As authorities continue to scour remote northern Manitoba for two young men suspected in the killings of three people in Canada – including the murders of an American woman and her Australian boyfriend -- an official revealed Monday that the pair had been stopped before police announced a nationwide manhunt for the two.
The Royal Canadian Mounted Police (RCMP) swarmed York Landing on Sunday after saying they received a "credible" tip that two people matching the description of Kam McLeod, 19, and Bryer Schmegelsky, 18, were in the area, which is about 56 miles from Gillam, where a vehicle that had been used by the suspects was found burned last week.
But by Monday afternoon, the RCMP said on Twitter they still have not been able to verify if the two young men were in the area.
"After a thorough & exhaustive search, #rcmpmb has not been able to substantiate the tip in York Landing. RCMP resources will continue to be in the York Landing & Gillam areas," the agency said. "We thank the community for their patience & understanding & ask them to continue to be vigilant."
In an interview Tuesday morning on "America's Newsroom" RCMP Corporal Chris Manseau said that authorities "had to go where the evidence leads us," and they have not pulled officers away from searches in the Gillam area after the possible sighting.
"We never want to put all our eggs in one basket," he said.
Manseau said authorities are reaching out to the public yet again in hopes of finding the two suspects in the remote area. He also disclosed that searching an area over 2,500 miles from the crime scenes presents a challenge for investigators.
"I think in a case like this you can't get too many," he told Fox News.
Before the two young men were the focus of manhunt that has spanned Canada, the pair were stopped during a routine check as they drove through the reserve of the Tataskweyak Cree Nation in Manitoba, Canada's Global News reported.
Councilor Nathan Neckoway from the Tataskweyak Cree Nation told the news outlet the pair were stopped during a routine check for alcohol in the dry community near Split Lake -- located about 150 miles from Gillam -- but were let go when authorities didn't find anything.
“We weren’t aware of their status, of them being wanted,” Neckoway told Global News. “Apparently after they came to our community, that’s when they sent out that wanted [status].”
The RCMP later tweeted that a Split Lake First Nations Safety Officer had made the stop.
Authorities announced on July 23 the two were considered suspects in the killings.
The safety officer, Albert Saunders, told The Daily Mail he felt "like I should have done something earlier."
"I didn't really know those guys were on the run, that's why I didn't think much about it at first, until after they posted the pictures of them the next day," he told the Daily Mail of the July 22 encounter.
He said the two appeared "scared" when he initially approached and that McLead kept apologizing, adding that the pair didn't disclose where they were going.
"After I found out who they were I realized I could have got shot, or something could have happened to us," Saunders told the Daily Mail. "I was thinking about it a lot after I found out."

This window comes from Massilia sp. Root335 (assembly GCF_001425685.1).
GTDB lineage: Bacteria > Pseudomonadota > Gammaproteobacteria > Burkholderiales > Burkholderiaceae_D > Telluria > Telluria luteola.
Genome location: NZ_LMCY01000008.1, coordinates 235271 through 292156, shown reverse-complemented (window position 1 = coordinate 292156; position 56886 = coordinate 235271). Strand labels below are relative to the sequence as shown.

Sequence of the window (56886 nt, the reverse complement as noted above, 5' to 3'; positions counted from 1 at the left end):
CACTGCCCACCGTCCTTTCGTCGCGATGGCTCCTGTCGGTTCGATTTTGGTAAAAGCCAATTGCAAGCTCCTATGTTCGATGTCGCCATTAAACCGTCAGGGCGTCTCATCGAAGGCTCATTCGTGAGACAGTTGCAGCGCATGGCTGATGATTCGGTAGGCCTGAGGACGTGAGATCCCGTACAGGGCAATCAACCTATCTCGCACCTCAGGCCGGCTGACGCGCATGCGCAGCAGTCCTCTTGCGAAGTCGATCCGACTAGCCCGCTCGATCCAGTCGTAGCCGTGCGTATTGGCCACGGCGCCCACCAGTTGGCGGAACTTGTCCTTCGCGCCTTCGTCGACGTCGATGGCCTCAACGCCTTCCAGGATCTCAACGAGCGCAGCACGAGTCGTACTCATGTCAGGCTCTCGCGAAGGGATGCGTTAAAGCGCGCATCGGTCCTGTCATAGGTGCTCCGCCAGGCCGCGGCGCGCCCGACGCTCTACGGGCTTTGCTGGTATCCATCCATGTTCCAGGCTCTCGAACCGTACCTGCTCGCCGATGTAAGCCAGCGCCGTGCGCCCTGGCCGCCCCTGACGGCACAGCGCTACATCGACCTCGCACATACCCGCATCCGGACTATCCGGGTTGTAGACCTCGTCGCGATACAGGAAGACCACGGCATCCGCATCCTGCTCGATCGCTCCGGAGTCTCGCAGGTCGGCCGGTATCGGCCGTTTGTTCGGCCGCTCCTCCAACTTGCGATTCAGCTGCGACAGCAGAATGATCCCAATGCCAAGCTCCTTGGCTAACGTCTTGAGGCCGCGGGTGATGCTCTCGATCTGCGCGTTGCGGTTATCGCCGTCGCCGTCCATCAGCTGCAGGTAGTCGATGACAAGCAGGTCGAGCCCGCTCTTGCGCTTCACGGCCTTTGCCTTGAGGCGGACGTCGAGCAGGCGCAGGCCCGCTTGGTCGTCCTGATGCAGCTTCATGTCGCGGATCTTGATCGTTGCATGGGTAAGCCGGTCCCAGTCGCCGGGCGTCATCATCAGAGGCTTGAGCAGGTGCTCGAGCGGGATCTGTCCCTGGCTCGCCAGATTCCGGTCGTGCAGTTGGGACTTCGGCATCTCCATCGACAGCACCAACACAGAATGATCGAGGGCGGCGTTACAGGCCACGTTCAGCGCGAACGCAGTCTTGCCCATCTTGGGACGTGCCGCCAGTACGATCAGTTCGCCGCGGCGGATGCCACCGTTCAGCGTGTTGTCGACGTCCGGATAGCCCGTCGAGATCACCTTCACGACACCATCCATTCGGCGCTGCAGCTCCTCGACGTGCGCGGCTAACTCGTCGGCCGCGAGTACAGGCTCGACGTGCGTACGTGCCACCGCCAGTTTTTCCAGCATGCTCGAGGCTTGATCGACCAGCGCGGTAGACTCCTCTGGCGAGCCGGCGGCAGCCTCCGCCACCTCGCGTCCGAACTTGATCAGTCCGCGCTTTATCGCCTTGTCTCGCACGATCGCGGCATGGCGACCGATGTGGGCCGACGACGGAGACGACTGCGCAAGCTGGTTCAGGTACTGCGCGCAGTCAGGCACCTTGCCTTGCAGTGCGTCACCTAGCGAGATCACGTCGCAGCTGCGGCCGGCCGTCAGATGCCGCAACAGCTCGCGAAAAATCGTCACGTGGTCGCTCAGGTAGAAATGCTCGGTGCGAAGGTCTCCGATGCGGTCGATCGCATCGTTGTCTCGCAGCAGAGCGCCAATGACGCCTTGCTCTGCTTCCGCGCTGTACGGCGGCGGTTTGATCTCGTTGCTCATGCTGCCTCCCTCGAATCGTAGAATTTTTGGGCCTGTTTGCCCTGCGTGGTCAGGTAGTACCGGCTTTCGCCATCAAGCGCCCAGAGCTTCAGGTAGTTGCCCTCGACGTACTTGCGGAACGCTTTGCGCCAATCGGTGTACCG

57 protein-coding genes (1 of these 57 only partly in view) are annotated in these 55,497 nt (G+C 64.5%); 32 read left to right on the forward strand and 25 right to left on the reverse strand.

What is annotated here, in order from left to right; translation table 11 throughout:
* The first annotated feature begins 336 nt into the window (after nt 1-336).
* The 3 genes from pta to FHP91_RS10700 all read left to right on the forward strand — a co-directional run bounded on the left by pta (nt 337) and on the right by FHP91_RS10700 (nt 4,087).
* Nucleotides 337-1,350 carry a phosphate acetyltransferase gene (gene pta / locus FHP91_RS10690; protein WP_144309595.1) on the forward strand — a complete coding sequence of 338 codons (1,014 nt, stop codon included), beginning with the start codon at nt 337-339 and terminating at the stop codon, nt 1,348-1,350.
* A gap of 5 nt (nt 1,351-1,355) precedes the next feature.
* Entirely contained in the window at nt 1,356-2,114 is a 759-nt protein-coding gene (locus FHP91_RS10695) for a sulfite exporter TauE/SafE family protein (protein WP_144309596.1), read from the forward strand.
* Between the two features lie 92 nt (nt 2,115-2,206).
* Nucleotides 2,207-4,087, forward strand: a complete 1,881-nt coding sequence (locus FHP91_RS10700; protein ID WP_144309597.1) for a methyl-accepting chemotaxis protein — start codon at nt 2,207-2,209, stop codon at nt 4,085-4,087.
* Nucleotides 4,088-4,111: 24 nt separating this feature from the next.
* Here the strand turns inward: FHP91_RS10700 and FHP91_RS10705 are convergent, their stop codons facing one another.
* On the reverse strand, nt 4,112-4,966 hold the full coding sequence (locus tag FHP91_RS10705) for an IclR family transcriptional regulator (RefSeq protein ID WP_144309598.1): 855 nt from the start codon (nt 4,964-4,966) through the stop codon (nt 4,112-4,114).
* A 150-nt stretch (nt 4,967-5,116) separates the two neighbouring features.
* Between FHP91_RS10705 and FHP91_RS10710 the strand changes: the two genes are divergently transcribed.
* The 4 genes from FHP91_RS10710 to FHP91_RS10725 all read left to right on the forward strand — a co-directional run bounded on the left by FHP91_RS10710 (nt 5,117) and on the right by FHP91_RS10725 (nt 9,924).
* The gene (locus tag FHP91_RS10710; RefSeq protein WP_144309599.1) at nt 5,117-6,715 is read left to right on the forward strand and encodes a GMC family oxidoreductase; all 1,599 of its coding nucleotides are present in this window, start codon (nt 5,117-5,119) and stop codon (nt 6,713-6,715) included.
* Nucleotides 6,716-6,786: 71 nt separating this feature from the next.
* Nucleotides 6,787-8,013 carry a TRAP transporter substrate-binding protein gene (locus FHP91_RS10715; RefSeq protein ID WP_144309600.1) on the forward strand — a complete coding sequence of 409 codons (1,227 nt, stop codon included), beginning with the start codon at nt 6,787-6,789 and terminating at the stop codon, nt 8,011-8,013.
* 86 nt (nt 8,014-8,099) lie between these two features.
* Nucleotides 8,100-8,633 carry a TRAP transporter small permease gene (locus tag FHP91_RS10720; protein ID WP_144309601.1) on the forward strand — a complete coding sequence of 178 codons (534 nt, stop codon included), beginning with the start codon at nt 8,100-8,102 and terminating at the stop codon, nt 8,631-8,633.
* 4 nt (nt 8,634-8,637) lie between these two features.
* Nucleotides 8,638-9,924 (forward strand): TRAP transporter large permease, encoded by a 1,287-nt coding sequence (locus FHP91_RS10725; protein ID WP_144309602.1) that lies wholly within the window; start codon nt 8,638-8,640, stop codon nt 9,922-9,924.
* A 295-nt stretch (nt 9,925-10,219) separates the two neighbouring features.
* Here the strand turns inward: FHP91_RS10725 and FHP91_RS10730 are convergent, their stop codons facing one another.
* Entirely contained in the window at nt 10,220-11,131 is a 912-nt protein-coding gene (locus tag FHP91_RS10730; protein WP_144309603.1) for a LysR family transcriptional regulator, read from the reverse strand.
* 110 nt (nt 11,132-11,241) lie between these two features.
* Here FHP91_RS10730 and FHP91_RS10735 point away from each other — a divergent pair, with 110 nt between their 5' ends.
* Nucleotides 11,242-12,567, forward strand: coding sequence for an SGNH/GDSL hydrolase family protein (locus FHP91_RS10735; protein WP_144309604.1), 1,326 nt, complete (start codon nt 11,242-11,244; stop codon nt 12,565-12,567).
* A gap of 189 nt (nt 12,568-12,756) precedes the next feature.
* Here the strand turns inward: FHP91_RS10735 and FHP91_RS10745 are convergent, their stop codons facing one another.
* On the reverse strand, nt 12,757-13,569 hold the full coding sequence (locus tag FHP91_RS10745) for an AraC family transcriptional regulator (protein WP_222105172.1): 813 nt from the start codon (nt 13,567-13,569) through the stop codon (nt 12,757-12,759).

The RCMP said Monday that police were still unable to confirm the reported sightings of the young men.
"We're still looking at every possibility in this investigation," RCMP Cpl. Julie Courchaine told reporters.
Police earlier had been searching further east in the town of Gillam, aided by tracking dogs and drones. The tip about the possible sighting came from members of the Bear Clan Patrol, an indigenous-led neighborhood watch group that was invited by the Assembly of Manitoba Chiefs to help ease residents' fears.
While York Landing geographically isn't far from Gilliam, Courchaine said the community is "only accessible by air or via a two-hour ferry crossing in the summer." There also is a rail line around 15 miles south.
The area has "very challenging terrain, lots of forest, lots of muskeg, waterways," said Courchaine. In response, the RCMP “immediately deployed multiple resources to the community,” which included police dogs, aircraft and search and rescue teams.
“We are also partnering with the Canadian military who are using some of their specialized equipment,” Manseau said Monday on “Shepard Smith Reporting.”
Chief Leroy Constant with York Factory First Nation posted a picture of one of the aircraft that was used in the search in York Landing on his Facebook page Monday.
Deese and Fowler's bodies turned up July 15 along the side of the Alaska Highway near Liard Hot Springs, British Columbia. Both had been shot to death.
McLeod and Schmegelsky have been charged with second-degree murder in the death of Dyck, whose body was discovered five days after the remains of Deese and Fowler were found.
A source close to the investigation told Fox News on Saturday that McLeod and Schmegelsky may have escaped from the Manitoba town where they were last seen “with someone who is not police friendly.” The source added that the two may have altered their appearances and offered cash to a driver to leave the area of Gillam, a town of approximately 1,200 people in the north of the province.
Police said they spent much of Sunday scouring cottages, cabins, waterways and along the rail line in Gillam for any signs of the suspects, searching on the ground and in the air.
“All of our policing agencies across the country are aware of these suspects and they’ve passed along that type of information to all of our partners on the other side as well. So, there are posters up, there are fliers, they are watching the news as much as we are," Manseau told Fox News on Monday. "Their faces are plastered just about everywhere, so the odds of them getting across the border are going to be very slim.”
Fox News' Cristina Corbin in Port Alberni, British Columbia, Talia Kaplan and The Associated Press contributed to this report.